What I'm saying is that reality, not rhetoric, is what it will take to shake faith-based politics. The rhetoric at best may help people see the reality a little sooner, but maybe not before they feel it nipping them in the ass.


Picking ourselves up from the mat
Angry? Perplexed? Ready to write fast?

Dear Readers:

The Philadelphia Independent will publish a free national edition reflecting on the presidential campaign and life in America over the next four years. The issue will be released on Friday, November 12. It will be a
full-size broadsheet with an increased print run FREE to the people of Philadelphia and elsewhere. All contents will also be posted online.

We want you to submit writing and original artwork about how you feel about what's happened, and where we might go from here.

Your thoughts needn't be polished so long as they are immediate, honest and address the situation at hand. Our purpose is to get a collective sense of how the city and the country are feeling and reacting, and transmit that to as many as possible as soon as possible.

SUBMIT WRITING: From 20 to 1,000 words. We want eulogies, interviews, essays, reports from the ground, vows, declarations, future plans, calls to action, interviews, accounts of how you voted & why, sequences of stunned expletives, and all other quality ideas and information, whatever you think might speak to everyone else right now. Send them to EDITORS@PHILADELPHIAINDEPENDENT.NET. The big questions that we want answers to are: What went wrong? What happens now? What should we take away from this? But you needn't limit yourself to those.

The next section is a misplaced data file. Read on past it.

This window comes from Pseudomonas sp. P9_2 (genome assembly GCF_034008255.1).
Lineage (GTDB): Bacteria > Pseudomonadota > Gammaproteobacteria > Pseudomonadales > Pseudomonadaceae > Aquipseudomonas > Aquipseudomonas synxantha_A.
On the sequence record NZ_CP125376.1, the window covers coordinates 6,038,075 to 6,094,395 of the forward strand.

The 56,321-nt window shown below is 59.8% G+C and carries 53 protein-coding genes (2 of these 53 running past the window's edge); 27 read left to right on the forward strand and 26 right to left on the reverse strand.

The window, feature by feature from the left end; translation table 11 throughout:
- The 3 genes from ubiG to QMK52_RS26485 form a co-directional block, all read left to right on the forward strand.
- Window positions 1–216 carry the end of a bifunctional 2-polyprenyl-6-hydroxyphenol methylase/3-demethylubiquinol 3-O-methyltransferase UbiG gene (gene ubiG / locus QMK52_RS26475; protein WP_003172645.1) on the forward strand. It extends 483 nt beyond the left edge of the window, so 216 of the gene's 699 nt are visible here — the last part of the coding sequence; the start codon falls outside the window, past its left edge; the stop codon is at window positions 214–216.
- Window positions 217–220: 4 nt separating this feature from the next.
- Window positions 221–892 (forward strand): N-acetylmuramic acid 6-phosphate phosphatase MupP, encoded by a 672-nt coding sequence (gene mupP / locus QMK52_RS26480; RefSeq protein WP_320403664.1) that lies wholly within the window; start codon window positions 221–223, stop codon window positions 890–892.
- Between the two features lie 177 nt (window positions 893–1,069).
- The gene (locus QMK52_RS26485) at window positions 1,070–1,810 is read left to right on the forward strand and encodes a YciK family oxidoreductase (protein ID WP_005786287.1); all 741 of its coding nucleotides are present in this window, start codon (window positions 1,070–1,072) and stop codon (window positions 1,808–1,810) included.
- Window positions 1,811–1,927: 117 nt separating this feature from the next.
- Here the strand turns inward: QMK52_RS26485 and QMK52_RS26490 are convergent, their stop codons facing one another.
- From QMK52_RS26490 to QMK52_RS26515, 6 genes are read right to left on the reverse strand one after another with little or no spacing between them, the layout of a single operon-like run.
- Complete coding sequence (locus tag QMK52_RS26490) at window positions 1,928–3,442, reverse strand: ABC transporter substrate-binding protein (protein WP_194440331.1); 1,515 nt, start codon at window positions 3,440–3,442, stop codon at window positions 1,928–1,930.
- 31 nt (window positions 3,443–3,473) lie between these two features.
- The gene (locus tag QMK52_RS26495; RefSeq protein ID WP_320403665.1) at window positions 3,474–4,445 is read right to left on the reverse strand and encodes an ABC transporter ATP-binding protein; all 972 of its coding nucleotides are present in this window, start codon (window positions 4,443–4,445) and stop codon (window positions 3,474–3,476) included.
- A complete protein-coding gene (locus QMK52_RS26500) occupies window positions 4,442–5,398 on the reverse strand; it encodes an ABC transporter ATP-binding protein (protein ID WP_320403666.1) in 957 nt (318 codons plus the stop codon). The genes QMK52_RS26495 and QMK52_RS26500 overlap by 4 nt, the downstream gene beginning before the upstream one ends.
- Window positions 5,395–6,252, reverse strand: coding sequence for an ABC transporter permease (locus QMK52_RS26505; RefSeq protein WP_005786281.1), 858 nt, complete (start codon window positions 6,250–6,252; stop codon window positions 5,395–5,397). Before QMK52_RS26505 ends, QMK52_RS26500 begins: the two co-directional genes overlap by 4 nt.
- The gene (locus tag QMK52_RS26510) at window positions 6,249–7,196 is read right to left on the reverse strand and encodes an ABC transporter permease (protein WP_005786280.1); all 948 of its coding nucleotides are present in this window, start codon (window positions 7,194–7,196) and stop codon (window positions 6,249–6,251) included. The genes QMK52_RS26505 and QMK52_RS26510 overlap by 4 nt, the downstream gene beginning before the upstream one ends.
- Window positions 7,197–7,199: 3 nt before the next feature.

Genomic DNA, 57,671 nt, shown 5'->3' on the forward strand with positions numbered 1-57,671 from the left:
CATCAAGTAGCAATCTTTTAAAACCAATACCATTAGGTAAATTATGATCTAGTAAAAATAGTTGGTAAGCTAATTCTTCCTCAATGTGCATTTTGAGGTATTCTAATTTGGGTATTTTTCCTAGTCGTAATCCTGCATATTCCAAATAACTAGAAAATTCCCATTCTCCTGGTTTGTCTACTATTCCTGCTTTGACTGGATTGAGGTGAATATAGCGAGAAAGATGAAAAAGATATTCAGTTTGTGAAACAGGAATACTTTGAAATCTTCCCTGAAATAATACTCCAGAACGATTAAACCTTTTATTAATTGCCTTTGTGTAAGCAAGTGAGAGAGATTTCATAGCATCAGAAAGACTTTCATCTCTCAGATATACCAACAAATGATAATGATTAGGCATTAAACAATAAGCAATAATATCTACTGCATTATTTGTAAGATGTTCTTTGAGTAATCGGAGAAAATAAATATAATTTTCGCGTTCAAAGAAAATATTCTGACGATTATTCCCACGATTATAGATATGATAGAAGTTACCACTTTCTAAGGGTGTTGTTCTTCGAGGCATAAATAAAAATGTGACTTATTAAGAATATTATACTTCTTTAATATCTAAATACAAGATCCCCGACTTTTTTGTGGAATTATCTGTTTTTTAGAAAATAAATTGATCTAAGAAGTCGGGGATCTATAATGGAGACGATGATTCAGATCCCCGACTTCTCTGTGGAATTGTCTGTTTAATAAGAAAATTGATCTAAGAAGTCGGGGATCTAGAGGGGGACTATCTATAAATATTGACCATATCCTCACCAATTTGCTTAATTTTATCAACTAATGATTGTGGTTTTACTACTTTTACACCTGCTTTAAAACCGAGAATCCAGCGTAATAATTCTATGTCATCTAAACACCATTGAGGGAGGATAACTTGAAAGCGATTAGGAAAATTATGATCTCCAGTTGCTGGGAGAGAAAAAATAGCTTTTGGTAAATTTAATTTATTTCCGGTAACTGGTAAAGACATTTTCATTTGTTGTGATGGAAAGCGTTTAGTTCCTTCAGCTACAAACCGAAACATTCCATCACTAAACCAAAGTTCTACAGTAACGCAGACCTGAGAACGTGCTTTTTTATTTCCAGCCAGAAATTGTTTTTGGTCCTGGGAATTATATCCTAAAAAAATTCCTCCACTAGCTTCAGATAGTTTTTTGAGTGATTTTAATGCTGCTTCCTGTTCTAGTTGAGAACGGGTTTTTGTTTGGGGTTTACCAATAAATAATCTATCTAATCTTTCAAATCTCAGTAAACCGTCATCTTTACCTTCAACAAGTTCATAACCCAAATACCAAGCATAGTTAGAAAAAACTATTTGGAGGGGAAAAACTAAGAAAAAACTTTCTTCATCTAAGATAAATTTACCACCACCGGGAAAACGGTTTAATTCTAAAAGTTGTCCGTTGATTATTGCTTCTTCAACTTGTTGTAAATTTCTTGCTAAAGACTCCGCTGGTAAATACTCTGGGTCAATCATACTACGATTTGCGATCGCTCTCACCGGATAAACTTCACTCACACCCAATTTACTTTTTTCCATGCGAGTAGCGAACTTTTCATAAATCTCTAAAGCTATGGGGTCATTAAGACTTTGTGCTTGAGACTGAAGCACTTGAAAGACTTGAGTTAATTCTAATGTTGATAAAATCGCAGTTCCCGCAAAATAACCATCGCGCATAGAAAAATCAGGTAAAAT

SUBMIT ARTWORK: Send as a TIFF or JPEG file to EDITORS@PHILADELPHIAINDEPENDENT.NET. Or stop by with a ZIP disk or CD at 1026 Arch Street, 2nd Floor, Philadelphia, PA 19107. Black and white only, please, 300 dpi or greater.

Please forward this email to anyone else who might be interested in contributing.

We know this deadline is a short one, and we thank you in advance for any time you can set aside to reflect and contribute. We're looking forward to reading and sharing your thoughts.


Para escucharme
En el caso remoto de que usted quiera escuchar en español mis comentarios sobre las elecciones en EE.UU. hoy, puede hacerlo en Radio Francia Internacional. Haga clic en el programa de 12h00 - 12h30.


I get to speak out
And speaking of Radio Francia Internacional, I just did the interview (originally scheduled for tomorrow morning) on the coming presidential election. You can listen tomorrow -- it will be broadcast at 12 GMT (7 a.m. here in New York), but should be on the Internet later in the day.
¡Felicidades, Uruguay!
The election of Tabaré Vázquez as president of Uruguay is a tremendous breakthrough for the left of that country. For the first time in 120 years, they've broken he stranglehold of the Blancos (roughly, conservative nationalists) and Colorados (big business interests, more internationalist, and lately under Jorge Batlle very cozy with G. W. Bush). (I'm listening to the report right now on Radio Francia Internacional.
Neither I nor William Safire knows what was on Osama bin Laden's mind when he presented his videotaped message a few days ago, but Safire and I are making very different guesses. In today's column, he claims that Osama was trying to sway us to vote for Kerry, because (according to Safire), "Stay-the-Course" W. is a greater threat to him. Wow! That seems like a really twisted interpretation. Others have argued that Osama would prefer Bush to win, because his aggressive blunders are recruiting thousands more to Osama's banner.